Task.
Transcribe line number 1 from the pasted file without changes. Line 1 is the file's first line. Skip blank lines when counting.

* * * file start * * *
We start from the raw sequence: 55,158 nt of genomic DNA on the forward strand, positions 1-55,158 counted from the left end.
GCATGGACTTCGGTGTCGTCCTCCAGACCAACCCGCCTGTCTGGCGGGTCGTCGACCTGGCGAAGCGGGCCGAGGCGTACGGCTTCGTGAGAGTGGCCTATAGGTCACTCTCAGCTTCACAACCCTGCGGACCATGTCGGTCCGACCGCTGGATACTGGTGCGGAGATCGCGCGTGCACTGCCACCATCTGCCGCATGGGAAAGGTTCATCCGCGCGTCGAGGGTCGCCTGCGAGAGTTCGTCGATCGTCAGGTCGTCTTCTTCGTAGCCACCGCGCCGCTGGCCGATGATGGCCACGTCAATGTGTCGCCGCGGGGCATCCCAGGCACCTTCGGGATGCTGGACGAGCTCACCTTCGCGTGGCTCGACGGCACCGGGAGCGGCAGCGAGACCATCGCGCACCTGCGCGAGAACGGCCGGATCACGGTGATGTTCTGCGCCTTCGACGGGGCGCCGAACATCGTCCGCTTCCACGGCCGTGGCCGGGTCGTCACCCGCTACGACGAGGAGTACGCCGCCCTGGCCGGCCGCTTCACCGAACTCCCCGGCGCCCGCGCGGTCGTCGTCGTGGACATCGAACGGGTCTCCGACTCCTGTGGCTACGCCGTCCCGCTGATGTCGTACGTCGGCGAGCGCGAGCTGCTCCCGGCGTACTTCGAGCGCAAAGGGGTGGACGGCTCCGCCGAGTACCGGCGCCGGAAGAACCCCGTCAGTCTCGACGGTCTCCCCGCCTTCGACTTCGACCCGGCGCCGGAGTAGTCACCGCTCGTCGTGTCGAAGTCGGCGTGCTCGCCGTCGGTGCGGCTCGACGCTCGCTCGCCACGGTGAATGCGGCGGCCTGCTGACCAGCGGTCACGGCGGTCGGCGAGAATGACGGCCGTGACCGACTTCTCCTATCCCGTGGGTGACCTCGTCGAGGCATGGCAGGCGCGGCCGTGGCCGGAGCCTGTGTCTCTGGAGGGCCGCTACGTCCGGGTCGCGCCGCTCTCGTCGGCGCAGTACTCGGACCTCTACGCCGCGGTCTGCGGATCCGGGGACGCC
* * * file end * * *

We start from the raw sequence: 55,158 nt of genomic DNA on the forward strand, positions 1-55,158 counted from the left end.